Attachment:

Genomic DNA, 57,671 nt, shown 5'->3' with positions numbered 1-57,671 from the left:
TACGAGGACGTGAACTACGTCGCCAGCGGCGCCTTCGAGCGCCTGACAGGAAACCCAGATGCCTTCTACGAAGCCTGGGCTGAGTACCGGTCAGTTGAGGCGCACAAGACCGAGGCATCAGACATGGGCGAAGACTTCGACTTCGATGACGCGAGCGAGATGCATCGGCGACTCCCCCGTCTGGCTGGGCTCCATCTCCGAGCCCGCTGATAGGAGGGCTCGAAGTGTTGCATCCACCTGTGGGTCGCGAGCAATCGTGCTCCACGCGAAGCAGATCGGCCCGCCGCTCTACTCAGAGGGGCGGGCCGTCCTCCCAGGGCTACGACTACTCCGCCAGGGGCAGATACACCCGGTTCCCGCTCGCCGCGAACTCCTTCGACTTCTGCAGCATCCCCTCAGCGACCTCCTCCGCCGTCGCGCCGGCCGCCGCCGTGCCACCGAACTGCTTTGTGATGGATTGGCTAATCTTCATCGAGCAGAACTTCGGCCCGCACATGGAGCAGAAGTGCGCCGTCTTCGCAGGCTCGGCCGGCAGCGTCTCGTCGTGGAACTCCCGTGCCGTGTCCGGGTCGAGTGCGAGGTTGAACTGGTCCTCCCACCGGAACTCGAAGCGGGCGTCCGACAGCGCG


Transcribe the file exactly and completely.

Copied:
Genomic DNA, 57,671 nt, shown 5'->3' with positions numbered 1-57,671 from the left:
TACGAGGACGTGAACTACGTCGCCAGCGGCGCCTTCGAGCGCCTGACAGGAAACCCAGATGCCTTCTACGAAGCCTGGGCTGAGTACCGGTCAGTTGAGGCGCACAAGACCGAGGCATCAGACATGGGCGAAGACTTCGACTTCGATGACGCGAGCGAGATGCATCGGCGACTCCCCCGTCTGGCTGGGCTCCATCTCCGAGCCCGCTGATAGGAGGGCTCGAAGTGTTGCATCCACCTGTGGGTCGCGAGCAATCGTGCTCCACGCGAAGCAGATCGGCCCGCCGCTCTACTCAGAGGGGCGGGCCGTCCTCCCAGGGCTACGACTACTCCGCCAGGGGCAGATACACCCGGTTCCCGCTCGCCGCGAACTCCTTCGACTTCTGCAGCATCCCCTCAGCGACCTCCTCCGCCGTCGCGCCGGCCGCCGCCGTGCCACCGAACTGCTTTGTGATGGATTGGCTAATCTTCATCGAGCAGAACTTCGGCCCGCACATGGAGCAGAAGTGCGCCGTCTTCGCAGGCTCGGCCGGCAGCGTCTCGTCGTGGAACTCCCGTGCCGTGTCCGGGTCGAGTGCGAGGTTGAACTGGTCCTCCCACCGGAACTCGAAGCGGGCGTCCGACAGCGCG